I go by other signs. When the volume boils down to about one-quarter of the original volume, and drips from a spoon start to fatten, then the time is getting closer but there's no need to panic. You can even slow it down a bit at this point if needed, by turning down the stove a bit. The soft ball stage is defined as "a small amount of syrup dropped into chilled water forms a ball, but is soft enough to flatten when picked up with fingers". As the ideal stage nears, the last drops from the spoon briefly form small balls on the descent. In a blink of an eye, a tail forms and they look like little sperms before hitting the bottom. If you reach in and pick one up off the bottom of the glass, it does not disintegrate in your fingers anymore, but can be formed into a little ball and flattened too.
Now is the time to pounce! Remove from heat and throw in two tablespoons butter, cut into little pieces. It is the role of the butter to help cool down the fudge slowly. Once again, against all intuition, do not stir at this stage! Put the pot of fudge on a rack so it can cool down from all sides, and leave it alone. (Sometimes I hasten the process by immersing the pot in a larger container of cold water, but this can be risky, as the cooling can suddenly become rapid particularly on the edges.) If you haven't already done so, now is the last chance to butter up the 8-inch square pan, and chop the nuts. Keep an eye on the fudge, for once again you are waiting for the right moment to pounce again. This cooling stage generally takes about a half hour. We are waiting for it to cool to lukewarm, so that is pretty easy to spot. Once the sides of the pan are no longer hot, you can test it by poking a finger in the middle of the fudge. If it's still hot, then it needs to cool longer. Once it's just barely warm, approaching body temperature, then it's time to really whip into action!
Now all that pent-up urge to stir can fully express itself. Add the teaspoon of vanilla and mix it in gently, and then start to really get into it. Oh what activity for 10-15 minutes – muscles and breath! Do this on a solid counter at a good height to maintain good posture. Have a sturdy wooden spoon, as the fudge is now thickening rapidly as you stir, and you want to get the heavy spots on the bottom of the pan to mix in. Beat, beat, breathe, beat! Continue to beat til it just starts to lose its gloss. The gloss doesn't have to disappear entirely, but it must start to diminish. Add the chopped nuts. Now it is really impossible to mix – oh, hands don't fail me now! – you can drop the wooden spoon and roll up the sleeves. Hands always do the best job when things get really stiff. It's all in one glob now. Press it into the pan - no need to press it to the edges. Let cool on the rack and if you have the patience, watch how the gloss continues to dissipate until it's perfectly fudge. You know what to do now, with the knife.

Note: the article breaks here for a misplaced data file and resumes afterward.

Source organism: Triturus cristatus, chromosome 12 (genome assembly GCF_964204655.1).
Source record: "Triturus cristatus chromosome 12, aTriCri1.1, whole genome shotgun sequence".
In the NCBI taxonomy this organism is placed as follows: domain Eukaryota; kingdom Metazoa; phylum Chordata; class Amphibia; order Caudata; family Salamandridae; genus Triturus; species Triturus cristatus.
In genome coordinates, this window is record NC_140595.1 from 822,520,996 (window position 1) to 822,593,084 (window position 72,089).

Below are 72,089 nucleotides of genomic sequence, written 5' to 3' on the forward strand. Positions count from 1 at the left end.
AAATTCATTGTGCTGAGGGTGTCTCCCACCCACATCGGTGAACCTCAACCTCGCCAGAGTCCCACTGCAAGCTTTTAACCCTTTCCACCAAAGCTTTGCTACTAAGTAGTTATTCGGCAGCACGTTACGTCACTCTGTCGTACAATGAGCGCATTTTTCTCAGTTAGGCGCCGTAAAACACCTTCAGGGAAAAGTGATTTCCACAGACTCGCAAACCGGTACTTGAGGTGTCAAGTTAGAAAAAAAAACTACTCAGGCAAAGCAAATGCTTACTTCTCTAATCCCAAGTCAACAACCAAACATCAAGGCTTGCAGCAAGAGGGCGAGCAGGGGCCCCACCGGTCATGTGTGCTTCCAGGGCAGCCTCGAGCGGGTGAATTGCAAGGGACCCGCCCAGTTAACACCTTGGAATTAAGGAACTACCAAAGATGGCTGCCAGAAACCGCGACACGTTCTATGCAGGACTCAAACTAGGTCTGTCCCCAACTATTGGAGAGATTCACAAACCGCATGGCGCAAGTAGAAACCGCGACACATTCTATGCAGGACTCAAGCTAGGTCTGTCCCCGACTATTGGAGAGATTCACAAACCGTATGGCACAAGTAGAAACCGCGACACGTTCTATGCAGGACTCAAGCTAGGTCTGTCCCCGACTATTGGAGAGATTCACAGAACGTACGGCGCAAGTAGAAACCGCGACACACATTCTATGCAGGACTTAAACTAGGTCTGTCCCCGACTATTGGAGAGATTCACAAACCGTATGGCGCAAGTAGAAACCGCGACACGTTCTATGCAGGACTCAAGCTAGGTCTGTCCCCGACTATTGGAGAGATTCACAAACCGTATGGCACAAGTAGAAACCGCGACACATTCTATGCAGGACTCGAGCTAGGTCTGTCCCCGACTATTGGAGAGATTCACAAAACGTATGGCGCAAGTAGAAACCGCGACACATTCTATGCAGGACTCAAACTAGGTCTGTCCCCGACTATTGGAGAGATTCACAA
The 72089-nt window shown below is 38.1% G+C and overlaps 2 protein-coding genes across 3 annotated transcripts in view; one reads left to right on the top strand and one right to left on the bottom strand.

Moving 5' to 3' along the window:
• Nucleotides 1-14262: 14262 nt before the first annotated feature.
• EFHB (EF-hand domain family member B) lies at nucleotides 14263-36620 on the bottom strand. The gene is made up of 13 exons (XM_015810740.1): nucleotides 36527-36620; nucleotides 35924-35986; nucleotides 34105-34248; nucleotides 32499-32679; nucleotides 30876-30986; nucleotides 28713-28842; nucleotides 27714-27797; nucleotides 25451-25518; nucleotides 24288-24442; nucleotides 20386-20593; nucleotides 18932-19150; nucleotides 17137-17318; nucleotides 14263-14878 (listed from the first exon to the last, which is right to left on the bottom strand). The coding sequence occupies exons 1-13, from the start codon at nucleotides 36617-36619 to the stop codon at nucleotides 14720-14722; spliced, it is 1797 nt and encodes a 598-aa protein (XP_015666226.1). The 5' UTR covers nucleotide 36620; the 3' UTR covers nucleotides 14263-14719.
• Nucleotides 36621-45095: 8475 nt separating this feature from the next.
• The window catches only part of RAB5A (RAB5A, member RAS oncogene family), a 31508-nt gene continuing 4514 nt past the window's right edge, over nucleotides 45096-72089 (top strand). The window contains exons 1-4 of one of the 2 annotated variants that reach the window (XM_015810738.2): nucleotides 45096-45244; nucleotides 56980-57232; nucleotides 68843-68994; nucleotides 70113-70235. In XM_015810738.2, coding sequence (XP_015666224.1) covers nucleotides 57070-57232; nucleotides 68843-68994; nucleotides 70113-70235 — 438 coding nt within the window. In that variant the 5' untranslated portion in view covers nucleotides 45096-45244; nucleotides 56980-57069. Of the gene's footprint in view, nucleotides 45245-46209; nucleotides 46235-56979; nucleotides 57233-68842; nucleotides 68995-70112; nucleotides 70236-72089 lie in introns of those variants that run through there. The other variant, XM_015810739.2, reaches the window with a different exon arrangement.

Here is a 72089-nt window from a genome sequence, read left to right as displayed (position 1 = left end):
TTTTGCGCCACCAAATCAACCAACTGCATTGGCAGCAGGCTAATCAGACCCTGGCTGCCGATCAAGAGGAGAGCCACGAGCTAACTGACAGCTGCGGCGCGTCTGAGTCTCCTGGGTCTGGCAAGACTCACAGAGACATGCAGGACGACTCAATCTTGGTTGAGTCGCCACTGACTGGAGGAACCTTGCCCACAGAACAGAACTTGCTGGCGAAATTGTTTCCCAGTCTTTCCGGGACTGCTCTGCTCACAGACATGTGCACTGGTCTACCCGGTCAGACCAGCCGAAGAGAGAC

My other favorite is penuche, which my aunt Sissybell made to perfection when I was a child. Unfortunately I never got her recipe or really watched her do it. But this recipe I found on the internet from the Christopher Kratzer Bed & Breakfast in Clearfield, Pennsylvania. It was passed down from the proprietor's grandmother who had learned it from her days in Atlanta.
Ingredients: 2 cups brown sugar, 1 cup milk or water, 1/4 tsp salt; 2 T butter, 1 tsp vanilla and 1 cup chopped pecans. Follow the same procedure.